March 17, 2011

Playing with the new wide angle lens on the roof:

A tiny slice of the view from my roof taken with my Nikon 50mm prime lens
That same slice of roof view taken with the Tokina 11-16 F2.8 wide angle lens

Note the huge difference in what is captured. Cool.

Just In Time For The Green Beer Holiday: Corned Beef — Charcutepalooza Challenge #3

16.68 lbs. of pure beefy goodness

For this charcuterie challenge, I bought the largest hunk of beef I’ve ever purchased in my entire life. I walked into my local favorite butcher’s (Laurenzo’s Italian Market in North Miami Beach) for a 5.5 lb. beef brisket, and walked out the proud owner of 16.68 lbs. of solid beefy delight.

Why, you might ask? My butchers are great guys. I’ve been frequenting Laurenzos for about 3 years now, and I will never go back to buying regular grocery store meat. These guys consistently have better quality than the large regional chain in this area, and they love what they do; they are passionate about the meat they sell and happy to teach you what to do with it. And that, my friends, is something I can get behind fully. We talk about how I’ll be preparing the meat I’m buying, discuss the pros and cons of any particular cut I may be eyeing, and my butcher knows what kinds of cuts I prefer; he always picks out the leanest cut closest to a pound without even having to be asked. They can also special order just about any critter under the sun if I need it; usually in a week. 5 lb. standing rib roast in the height of the Christmas season? No problem! Give them a week and you’ll have the most beautiful standing rib roast on the block.

So, when the butcher suggested walking out with (gulp!) over 3x the meat I requested, I listened. When buying the whole kit & caboodle, the price was $2-something a pound. If I wanted just the first cut (the brisket part), it would be over the 5 lb. I wanted and over $5 a pound. They suggested just getting the big piece and freezing what I don’t need for later. Buying the big piece not only saved me money up front, I now have enough brisket to corn, and 2 more briskets to BBQ.

Followers of this blog will notice that this is not the place I bought the pork belly for fresh bacon from. Why? I’m impatient and thought pork belly was lying about on trees. I know better now.

On to the corning.

Enough for corned beef and two types of brisket 🙂
Corned beef-to-be
Another angle of the corned beef-to-be: nicely marbled and tasty looking already

The first thing I did was take my lovely hunk o’ beef and broke it down into smaller packages. 1 big roughly 5-6 lb. slab to corn and 2 smaller roughly even portions to BBQ later.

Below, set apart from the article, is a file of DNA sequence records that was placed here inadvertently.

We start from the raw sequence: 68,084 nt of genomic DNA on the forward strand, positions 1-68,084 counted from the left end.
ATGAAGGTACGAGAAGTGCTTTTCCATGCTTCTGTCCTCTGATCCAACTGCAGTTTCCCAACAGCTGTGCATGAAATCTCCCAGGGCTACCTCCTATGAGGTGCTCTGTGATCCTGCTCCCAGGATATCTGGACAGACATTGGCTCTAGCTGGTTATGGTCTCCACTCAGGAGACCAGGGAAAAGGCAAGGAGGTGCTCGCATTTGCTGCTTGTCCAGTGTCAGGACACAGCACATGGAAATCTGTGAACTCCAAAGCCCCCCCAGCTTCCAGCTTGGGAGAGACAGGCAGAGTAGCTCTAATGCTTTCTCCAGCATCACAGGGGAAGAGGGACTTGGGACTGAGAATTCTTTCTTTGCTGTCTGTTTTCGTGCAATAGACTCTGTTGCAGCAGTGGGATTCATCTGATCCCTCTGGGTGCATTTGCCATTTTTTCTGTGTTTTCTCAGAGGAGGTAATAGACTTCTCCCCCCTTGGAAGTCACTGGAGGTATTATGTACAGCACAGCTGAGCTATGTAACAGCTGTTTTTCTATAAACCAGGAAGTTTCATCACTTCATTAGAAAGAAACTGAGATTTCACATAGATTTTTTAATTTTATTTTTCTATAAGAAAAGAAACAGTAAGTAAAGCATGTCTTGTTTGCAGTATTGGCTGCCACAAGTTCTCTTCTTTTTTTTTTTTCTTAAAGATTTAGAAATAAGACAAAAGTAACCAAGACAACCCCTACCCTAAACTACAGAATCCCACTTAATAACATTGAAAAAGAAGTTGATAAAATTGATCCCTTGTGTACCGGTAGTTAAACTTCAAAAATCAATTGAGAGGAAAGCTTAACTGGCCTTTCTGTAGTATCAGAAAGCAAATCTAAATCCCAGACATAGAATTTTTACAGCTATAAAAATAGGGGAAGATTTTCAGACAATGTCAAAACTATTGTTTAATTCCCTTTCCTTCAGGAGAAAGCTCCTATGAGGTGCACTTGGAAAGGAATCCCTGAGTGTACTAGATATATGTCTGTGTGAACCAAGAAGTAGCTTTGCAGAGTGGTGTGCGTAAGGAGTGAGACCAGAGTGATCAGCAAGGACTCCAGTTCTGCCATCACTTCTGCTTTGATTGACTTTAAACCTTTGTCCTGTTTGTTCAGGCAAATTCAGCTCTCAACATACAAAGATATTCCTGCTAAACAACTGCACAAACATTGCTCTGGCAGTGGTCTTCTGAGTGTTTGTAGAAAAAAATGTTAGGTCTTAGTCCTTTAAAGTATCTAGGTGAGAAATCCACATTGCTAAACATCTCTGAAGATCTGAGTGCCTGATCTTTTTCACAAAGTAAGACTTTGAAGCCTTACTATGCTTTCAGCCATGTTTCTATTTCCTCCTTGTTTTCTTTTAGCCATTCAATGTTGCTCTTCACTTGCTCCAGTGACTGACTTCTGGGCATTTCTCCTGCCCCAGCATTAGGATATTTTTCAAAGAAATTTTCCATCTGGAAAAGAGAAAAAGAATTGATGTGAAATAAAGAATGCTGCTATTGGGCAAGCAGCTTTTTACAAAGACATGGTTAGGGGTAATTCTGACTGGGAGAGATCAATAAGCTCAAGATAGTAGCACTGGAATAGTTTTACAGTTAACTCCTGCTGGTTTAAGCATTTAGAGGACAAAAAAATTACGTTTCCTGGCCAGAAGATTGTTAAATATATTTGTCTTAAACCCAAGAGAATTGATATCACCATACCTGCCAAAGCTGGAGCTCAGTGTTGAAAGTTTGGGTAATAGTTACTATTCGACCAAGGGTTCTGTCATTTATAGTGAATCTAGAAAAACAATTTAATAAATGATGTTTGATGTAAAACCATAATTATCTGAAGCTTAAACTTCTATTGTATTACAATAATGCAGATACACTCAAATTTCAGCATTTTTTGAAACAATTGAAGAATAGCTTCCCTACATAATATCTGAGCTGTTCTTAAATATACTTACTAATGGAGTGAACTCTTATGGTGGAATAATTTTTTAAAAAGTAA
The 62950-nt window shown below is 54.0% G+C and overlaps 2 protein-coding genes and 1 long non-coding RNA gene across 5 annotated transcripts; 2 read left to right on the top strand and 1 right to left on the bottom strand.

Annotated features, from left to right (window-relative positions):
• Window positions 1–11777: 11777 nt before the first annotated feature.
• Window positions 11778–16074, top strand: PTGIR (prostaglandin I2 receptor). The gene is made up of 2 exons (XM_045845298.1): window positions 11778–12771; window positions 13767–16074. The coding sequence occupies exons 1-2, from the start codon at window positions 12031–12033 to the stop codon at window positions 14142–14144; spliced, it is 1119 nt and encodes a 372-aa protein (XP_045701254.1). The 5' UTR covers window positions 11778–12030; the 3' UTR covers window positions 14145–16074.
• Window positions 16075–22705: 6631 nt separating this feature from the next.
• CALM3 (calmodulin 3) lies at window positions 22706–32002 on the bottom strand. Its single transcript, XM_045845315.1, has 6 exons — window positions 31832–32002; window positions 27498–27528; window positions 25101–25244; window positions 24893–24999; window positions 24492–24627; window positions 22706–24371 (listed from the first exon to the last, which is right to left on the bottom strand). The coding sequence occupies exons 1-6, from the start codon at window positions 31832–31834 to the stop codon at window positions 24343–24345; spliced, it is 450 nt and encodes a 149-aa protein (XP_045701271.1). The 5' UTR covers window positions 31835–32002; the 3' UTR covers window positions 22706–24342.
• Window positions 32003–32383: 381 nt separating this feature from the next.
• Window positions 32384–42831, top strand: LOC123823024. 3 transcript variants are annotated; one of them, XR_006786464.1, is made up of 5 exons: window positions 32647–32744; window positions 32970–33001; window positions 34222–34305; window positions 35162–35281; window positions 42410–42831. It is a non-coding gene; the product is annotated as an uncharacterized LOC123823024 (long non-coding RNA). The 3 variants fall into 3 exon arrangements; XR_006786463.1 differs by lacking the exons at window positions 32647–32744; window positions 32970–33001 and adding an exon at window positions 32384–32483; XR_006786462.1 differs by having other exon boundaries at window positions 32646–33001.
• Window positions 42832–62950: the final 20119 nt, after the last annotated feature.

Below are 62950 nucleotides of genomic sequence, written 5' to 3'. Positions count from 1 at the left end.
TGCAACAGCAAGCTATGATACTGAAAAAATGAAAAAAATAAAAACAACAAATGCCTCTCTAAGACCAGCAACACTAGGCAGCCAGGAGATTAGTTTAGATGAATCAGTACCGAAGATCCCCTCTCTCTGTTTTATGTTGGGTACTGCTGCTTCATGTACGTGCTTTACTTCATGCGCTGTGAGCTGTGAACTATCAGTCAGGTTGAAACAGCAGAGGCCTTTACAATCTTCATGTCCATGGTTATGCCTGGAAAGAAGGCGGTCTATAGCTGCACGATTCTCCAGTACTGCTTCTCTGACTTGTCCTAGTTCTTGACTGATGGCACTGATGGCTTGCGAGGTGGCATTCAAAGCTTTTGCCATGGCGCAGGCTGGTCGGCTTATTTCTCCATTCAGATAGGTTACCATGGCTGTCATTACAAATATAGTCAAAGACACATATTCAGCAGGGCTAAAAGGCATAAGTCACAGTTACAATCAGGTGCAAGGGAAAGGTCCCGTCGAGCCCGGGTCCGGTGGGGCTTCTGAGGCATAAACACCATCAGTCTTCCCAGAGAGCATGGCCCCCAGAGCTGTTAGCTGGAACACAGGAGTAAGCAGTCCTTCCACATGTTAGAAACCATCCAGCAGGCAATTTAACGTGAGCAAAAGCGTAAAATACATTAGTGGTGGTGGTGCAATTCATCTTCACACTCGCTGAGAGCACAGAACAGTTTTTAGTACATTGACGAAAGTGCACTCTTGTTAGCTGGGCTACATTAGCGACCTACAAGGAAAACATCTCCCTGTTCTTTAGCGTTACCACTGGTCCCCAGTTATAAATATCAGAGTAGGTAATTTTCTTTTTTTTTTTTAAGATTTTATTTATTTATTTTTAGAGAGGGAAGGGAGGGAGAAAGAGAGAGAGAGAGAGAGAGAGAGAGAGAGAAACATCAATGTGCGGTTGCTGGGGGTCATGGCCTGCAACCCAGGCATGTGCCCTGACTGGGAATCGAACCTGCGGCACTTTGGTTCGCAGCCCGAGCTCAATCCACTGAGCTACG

Note: This hunk of beef was so frickin big, it took not 1 but 2 cutting boards to hold it 🙂 Now that’s beefy love.

The brine I used to cure the beef consisted of store-bought pickling spice (I couldn’t for the life of me find the mace called for in Ruhlman’s home made recipe), my new friend pink salt, my old friend kosher salt, sugar & garlic.

In the pot, and ready for it's soak

Submerge beef & wait (patiently if possible) 5 days and viola! A hunk of vaguely creepy-looking drowned beef.

Not as drowned-looking as I had feared. I can see how this will be good.

Rinse, re-cover with water, add some more pickling spice & slow simmer for 2-3 hrs. until fork-tender and you’ve got some of the tastiest and tender corned beef I think I’ve ever had.

Back in the pot; cook low & slow for 3 hours. The smell will be maddening.

The full recipe for this method of corning can be found on page 67 of Michael Ruhlman’s Charcuterie: The Craft of Salting, Smoking and Curing.

I served the inaugural taste of this heavenly beef with a side of simple roasted purple potatoes and onions and it was devine. Screw cryo-vac corned beef. Next up: corned beef hash and sandwiches.

Roasted purple potatoes and onions make great sides for this tender, juicy beef

Just In Time for St. Patty's Day: Corned Beef on Punk Domestics

March 13, 2011

Duck Ramen

Kon Chau dim sum lunch with a friend taken with the new point and shoot. It was a great lunch; I would venture to say the best dim sum we have had to date in South Florida. Full review coming soon on Foodie in Miami.

What To Do With A Box Of Vegetables: CSA Box #5

2011 CSA Box 5

7 fair trade bananas
6 oz. blueberries
1 lb. local Florida strawberries
2 heads broccoli
4 carrots
1 bunch rainbow chard (swapped in place of the green leaf lettuce listed for a half share)